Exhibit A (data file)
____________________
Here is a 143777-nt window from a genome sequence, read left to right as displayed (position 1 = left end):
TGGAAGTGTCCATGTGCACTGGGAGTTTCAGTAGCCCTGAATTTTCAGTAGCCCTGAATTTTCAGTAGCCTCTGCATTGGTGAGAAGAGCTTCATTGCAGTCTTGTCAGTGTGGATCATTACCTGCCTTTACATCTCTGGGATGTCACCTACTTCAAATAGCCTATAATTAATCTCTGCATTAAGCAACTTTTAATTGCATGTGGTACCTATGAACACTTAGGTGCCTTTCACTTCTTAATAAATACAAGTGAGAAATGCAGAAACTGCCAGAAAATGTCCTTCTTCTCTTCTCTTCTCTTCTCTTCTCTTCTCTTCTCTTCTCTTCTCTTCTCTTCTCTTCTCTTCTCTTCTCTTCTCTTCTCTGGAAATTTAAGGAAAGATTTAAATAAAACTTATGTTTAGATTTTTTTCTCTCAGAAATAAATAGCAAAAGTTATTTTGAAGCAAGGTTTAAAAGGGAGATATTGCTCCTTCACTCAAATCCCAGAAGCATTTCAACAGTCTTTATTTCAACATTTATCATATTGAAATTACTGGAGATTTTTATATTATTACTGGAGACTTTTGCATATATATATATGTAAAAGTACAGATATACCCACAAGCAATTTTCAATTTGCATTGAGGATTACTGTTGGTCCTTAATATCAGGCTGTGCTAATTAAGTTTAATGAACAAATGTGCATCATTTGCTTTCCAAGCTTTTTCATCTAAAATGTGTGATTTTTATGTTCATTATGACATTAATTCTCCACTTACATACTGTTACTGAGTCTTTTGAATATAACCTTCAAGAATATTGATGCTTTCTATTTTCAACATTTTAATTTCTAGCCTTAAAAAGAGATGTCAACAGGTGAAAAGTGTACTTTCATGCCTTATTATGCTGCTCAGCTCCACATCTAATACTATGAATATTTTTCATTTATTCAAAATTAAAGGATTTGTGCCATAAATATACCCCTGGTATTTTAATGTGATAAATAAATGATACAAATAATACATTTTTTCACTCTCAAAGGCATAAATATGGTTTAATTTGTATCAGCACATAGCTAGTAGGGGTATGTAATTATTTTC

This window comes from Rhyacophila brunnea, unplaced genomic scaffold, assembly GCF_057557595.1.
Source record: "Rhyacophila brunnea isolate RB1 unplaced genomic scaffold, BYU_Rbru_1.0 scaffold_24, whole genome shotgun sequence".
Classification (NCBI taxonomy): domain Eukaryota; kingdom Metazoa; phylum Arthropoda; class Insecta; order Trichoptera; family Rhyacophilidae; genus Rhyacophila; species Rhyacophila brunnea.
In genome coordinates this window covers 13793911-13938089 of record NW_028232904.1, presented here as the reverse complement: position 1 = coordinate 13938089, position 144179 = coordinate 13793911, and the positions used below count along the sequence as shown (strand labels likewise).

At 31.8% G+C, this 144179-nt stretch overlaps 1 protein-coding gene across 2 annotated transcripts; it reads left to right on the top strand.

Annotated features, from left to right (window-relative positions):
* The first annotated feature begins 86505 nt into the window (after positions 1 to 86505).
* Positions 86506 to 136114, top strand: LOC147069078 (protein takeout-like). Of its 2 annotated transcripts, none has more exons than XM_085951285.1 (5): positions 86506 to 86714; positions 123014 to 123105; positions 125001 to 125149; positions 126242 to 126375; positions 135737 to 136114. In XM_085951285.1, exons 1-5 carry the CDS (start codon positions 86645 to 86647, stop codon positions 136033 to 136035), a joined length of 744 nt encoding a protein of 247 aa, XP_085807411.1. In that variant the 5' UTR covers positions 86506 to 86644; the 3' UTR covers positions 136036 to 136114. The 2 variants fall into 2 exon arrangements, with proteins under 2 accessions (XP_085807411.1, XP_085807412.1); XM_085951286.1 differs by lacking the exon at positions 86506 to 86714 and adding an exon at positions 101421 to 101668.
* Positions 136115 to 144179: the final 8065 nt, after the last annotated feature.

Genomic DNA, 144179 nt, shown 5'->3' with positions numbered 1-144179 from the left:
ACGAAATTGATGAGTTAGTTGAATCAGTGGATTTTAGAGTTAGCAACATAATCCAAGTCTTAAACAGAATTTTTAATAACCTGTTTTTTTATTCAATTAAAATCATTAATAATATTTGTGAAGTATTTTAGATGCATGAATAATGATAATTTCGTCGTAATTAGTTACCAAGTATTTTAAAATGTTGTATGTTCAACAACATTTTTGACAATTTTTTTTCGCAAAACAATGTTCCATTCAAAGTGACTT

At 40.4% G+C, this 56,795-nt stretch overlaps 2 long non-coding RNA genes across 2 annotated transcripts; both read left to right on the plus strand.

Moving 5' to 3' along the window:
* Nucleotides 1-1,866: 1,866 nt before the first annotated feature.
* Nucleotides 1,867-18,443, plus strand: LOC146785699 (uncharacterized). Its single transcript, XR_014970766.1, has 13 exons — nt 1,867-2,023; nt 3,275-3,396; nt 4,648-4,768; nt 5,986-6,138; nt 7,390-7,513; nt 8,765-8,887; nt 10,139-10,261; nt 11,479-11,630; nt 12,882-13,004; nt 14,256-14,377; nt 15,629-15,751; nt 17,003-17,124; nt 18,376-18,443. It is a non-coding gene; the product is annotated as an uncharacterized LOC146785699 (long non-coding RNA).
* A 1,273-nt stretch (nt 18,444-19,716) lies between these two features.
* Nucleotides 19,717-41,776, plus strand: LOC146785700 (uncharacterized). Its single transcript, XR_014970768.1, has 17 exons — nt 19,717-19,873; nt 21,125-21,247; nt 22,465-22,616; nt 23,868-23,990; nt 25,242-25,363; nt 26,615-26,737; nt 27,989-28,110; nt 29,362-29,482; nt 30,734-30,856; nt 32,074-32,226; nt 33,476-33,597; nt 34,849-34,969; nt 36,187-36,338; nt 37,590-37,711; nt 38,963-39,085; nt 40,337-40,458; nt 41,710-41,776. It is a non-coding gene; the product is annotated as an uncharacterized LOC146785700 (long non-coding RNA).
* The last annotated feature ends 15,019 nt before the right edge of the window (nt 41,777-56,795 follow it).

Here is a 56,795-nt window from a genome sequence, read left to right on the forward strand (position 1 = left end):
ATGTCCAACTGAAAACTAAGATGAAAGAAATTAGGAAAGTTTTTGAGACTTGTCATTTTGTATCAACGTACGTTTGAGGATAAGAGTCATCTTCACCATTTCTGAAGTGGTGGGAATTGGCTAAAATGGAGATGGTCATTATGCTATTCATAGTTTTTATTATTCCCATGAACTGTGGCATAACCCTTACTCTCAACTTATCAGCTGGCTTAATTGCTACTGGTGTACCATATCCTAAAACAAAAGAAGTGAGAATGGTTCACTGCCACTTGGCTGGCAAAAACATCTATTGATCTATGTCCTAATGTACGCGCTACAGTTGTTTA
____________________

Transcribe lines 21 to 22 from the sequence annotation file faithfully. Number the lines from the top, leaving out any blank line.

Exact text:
Here is a 56,795-nt window from a genome sequence, read left to right on the forward strand (position 1 = left end):
ATGTCCAACTGAAAACTAAGATGAAAGAAATTAGGAAAGTTTTTGAGACTTGTCATTTTGTATCAACGTACGTTTGAGGATAAGAGTCATCTTCACCATTTCTGAAGTGGTGGGAATTGGCTAAAATGGAGATGGTCATTATGCTATTCATAGTTTTTATTATTCCCATGAACTGTGGCATAACCCTTACTCTCAACTTATCAGCTGGCTTAATTGCTACTGGTGTACCATATCCTAAAACAAAAGAAGTGAGAATGGTTCACTGCCACTTGGCTGGCAAAAACATCTATTGATCTATGTCCTAATGTACGCGCTACAGTTGTTTA